Ian Buruma was educated in Holland and Japan, where he studied history, Chinese literature, and Japanese cinema.
In 1970s Tokyo, he acted in Kara Juro’s Jokyo Gekijo and participated in Maro Akaji’s butoh dancing company Dairakudakan, followed by a career in documentary filmmaking and photography. In the 1980s, he worked as a journalist, and spent much of his early writing career travelling and reporting from all over Asia.
Buruma now writes about a broad range of political and cultural subjects for major publications, most frequently for The New York Review of Books, The New Yorker, The New York Times, and The Guardian, La Repubblica, NRC Handelsblad.
He was Cultural Editor of The Far Eastern Economic Review, Hong Kong (1983-86) and Foreign Editor of The Spectator, London (1990-91), and has been a Fellow at the Wissenschaftskolleg, Berlin, the Woodrow Wilson Center, Washington D.C., St. Antony’s College, Oxford, and Remarque Institute, NYU.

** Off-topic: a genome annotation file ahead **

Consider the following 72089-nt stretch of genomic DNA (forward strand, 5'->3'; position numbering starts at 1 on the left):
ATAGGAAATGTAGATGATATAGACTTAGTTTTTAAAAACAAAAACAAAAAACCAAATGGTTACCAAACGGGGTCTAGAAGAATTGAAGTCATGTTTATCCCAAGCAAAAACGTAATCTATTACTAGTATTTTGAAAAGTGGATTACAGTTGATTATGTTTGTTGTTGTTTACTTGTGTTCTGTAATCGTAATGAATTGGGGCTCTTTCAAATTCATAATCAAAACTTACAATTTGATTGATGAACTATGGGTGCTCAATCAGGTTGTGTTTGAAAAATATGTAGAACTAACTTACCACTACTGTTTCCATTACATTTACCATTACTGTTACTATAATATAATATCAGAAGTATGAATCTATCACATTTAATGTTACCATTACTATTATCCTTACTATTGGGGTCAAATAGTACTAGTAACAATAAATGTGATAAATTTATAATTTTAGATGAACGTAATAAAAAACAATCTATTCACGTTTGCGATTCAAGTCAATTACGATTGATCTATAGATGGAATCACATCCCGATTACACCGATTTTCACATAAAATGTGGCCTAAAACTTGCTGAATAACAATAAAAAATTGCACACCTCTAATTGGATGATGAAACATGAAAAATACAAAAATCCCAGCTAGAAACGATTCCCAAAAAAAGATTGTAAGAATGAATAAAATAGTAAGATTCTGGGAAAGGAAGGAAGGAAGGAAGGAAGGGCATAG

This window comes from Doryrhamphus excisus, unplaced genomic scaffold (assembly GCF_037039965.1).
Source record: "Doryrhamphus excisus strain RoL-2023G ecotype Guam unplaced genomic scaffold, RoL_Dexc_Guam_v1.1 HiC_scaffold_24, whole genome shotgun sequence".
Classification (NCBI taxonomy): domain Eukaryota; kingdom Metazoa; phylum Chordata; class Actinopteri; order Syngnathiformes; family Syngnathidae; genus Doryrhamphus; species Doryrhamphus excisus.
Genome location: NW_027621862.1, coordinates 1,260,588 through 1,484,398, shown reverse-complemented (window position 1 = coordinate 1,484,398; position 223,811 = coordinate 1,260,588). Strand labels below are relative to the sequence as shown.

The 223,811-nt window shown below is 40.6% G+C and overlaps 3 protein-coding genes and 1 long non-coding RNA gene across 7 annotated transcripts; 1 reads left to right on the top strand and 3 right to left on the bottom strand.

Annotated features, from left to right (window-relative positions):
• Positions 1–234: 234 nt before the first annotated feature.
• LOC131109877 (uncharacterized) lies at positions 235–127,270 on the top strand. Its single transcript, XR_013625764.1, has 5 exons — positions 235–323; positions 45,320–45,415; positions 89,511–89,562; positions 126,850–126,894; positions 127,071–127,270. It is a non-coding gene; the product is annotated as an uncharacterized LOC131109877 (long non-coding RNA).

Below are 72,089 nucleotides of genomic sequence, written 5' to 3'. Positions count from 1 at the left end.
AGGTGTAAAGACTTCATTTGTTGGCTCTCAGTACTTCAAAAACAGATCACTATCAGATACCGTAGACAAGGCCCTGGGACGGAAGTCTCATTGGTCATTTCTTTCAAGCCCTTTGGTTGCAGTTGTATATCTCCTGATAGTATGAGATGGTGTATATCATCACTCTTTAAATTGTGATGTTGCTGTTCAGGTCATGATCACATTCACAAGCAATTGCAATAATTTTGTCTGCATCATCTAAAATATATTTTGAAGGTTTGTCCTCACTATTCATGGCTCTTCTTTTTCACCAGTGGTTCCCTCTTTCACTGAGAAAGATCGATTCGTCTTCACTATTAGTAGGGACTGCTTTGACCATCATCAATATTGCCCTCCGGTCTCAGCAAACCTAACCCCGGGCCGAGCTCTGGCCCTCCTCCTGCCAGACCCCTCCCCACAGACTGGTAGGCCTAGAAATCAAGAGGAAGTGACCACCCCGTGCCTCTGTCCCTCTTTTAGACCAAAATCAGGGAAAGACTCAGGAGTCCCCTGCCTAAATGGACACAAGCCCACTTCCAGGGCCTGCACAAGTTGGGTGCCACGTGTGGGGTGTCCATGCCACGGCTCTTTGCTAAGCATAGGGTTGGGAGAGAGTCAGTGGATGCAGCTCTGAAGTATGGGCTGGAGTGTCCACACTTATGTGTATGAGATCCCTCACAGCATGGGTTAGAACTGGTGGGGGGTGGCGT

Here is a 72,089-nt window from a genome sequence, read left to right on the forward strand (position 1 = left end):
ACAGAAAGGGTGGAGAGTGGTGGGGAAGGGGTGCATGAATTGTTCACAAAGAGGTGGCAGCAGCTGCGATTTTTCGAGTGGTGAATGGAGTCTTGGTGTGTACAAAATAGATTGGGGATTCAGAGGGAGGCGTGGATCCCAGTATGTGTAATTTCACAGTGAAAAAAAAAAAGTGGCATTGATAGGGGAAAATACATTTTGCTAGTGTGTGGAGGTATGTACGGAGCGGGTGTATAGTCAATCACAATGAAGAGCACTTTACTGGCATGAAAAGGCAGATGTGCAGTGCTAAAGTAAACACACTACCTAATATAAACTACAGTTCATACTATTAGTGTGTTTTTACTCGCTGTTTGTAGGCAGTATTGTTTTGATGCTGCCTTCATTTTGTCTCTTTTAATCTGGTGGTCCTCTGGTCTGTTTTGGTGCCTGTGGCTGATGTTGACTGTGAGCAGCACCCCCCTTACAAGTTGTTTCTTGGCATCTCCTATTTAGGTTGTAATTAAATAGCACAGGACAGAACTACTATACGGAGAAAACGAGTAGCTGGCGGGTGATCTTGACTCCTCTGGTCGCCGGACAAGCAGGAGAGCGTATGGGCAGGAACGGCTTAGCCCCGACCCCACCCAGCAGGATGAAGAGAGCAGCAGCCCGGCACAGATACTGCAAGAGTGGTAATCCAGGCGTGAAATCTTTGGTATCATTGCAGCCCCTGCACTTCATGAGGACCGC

He has delivered lectures at various academic and cultural institutions world-wide, including Oxford, Princeton, and Harvard universities. He is currently Paul W. Williams Professor of Democracy, Human Rights, and Journalism at Bard College, Annandale-on-Hudson, NY.
Ian Buruma was awarded the 2008 international Erasmus Prize for making “an especially important contribution to culture, society or social science in Europe.”
He was voted as one of the Top 100 Public Intellectuals by the Foreign Policy/Prospect magazines in 2008, and in 2010.
Ian Buruma was awarded the 2008 Shorenstein Journalism Award, an annual award which “honors a journalist not only for a distinguished body of work, but also for the particular way that work has helped American readers to understand the complexities of Asia.”
Murder in Amsterdam: The Death of Theo van Gogh and the Limits of Tolerance (Penguin USA) was the winner of The Los Angeles Times Book Prize for the Best Current Interest Book.
In April 2012 Ian Buruma was awarded the Abraham Kuyper Prize at the Princeton Theological Seminary.
Theater of Cruelty won the 2015 PEN/Diamondstein-Spielvogel Award for the Art of the Essay.